So when anyone asks us (as a student did during the webinar) how do you convince / persuade a government / multinational corporation/ person to change – we don’t claim to have the answer. At this stage of our work at least, we have far more than we can manage to do by simply working with those who are already persuaded and are getting into action, so that’s where we focus. And we know this work complements the roles that so many other organizations are playing. We all need each other contributions to the whole – hence the importance of creating an ecosystem of new economic changemakers.’

Where the Energy Is

The result is inevitably partial – skimming DEAL’s community platform, most of the initiatives are local (often at city level) and northern, although there are some examples of national work, and growing involvement from low-income countries such as Bangladesh. But that’s OK, as far as Kate is concerned – do what you can, go where the energy is.

In my initial rave review of Doughnut Economics, I worried about the lack of attention to power and politics. I felt that Kate (or someone else) should work through the ‘how change happens’ as well as the ‘what’ of rethinking economics – a Doughnut Politics to accompany the economics. But it turns out, a great idea will generate change through inspiration, in ways that can never be anticipated. I still worry about the politics of climate change (and lament the fact that Matthew Lockwood has stopped writing his Political Climate blog), but I can see the benefits of big idea-led change too!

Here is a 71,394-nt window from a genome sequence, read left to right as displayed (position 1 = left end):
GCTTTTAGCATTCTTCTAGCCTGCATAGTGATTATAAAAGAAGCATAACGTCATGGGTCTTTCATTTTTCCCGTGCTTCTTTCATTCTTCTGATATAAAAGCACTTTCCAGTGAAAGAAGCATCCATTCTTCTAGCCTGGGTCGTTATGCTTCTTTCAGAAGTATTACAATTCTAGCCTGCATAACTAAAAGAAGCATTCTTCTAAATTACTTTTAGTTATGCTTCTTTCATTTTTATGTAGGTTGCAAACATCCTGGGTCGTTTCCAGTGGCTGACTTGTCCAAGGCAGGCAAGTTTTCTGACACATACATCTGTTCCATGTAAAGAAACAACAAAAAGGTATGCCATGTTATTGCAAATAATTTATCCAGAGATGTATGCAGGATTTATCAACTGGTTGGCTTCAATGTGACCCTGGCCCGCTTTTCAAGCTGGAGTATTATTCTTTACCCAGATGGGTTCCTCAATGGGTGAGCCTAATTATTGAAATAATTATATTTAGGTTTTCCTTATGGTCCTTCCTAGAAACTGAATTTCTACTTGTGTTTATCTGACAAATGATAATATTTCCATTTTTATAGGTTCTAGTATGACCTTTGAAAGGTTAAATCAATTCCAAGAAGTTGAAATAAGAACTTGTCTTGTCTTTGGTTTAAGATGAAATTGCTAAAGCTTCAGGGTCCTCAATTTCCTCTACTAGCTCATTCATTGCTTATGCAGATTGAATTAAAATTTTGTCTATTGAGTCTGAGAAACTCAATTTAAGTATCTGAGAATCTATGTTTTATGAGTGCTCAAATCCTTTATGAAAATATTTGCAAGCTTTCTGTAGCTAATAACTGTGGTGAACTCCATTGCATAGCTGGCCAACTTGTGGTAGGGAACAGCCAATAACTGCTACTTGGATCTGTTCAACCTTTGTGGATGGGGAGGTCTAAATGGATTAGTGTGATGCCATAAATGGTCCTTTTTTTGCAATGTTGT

And when the sheer scale of the climate crisis makes many feel hopeless, you could feel the inspiration and energy the audience took from this positive approach, even on Zoom.

I tried to think who else I have seen perform this trick of turning a ground-breaking book into practical action, and could only really come up with Hilary Cottam, Schumacher (and possibly JM Keynes!). Kate recommends Christian Felber’s Change Everything, which underpins the Economy for the Common Good movement, particularly big in Germany and Spain. Any other candidates?